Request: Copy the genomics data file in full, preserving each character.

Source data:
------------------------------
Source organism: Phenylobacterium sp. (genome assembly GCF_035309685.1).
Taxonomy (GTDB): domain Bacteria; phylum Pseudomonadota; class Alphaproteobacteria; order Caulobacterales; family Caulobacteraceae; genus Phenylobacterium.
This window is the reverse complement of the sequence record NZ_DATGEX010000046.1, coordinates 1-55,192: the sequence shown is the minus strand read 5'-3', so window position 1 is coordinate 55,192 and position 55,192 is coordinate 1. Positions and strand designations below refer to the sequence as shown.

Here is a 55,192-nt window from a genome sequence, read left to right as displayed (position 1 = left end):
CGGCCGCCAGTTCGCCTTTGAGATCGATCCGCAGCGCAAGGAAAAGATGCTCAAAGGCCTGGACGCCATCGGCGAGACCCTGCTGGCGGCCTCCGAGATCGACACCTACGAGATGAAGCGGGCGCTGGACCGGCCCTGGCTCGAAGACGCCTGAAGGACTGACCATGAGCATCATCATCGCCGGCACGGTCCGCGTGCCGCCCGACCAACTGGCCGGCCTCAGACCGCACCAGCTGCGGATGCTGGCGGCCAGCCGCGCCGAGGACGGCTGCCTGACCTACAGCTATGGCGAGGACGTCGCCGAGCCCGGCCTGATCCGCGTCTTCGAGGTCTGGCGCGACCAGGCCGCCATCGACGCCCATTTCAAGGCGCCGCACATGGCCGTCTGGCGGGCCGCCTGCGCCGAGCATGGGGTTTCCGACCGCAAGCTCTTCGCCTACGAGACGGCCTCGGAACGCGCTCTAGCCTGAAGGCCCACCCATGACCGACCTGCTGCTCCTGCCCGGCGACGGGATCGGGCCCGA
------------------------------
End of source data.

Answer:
Source organism: Phenylobacterium sp. (genome assembly GCF_035309685.1).
Taxonomy (GTDB): domain Bacteria; phylum Pseudomonadota; class Alphaproteobacteria; order Caulobacterales; family Caulobacteraceae; genus Phenylobacterium.
This window is the reverse complement of the sequence record NZ_DATGEX010000046.1, coordinates 1-55,192: the sequence shown is the minus strand read 5'-3', so window position 1 is coordinate 55,192 and position 55,192 is coordinate 1. Positions and strand designations below refer to the sequence as shown.

Here is a 55,192-nt window from a genome sequence, read left to right as displayed (position 1 = left end):
CGGCCGCCAGTTCGCCTTTGAGATCGATCCGCAGCGCAAGGAAAAGATGCTCAAAGGCCTGGACGCCATCGGCGAGACCCTGCTGGCGGCCTCCGAGATCGACACCTACGAGATGAAGCGGGCGCTGGACCGGCCCTGGCTCGAAGACGCCTGAAGGACTGACCATGAGCATCATCATCGCCGGCACGGTCCGCGTGCCGCCCGACCAACTGGCCGGCCTCAGACCGCACCAGCTGCGGATGCTGGCGGCCAGCCGCGCCGAGGACGGCTGCCTGACCTACAGCTATGGCGAGGACGTCGCCGAGCCCGGCCTGATCCGCGTCTTCGAGGTCTGGCGCGACCAGGCCGCCATCGACGCCCATTTCAAGGCGCCGCACATGGCCGTCTGGCGGGCCGCCTGCGCCGAGCATGGGGTTTCCGACCGCAAGCTCTTCGCCTACGAGACGGCCTCGGAACGCGCTCTAGCCTGAAGGCCCACCCATGACCGACCTGCTGCTCCTGCCCGGCGACGGGATCGGGCCCGA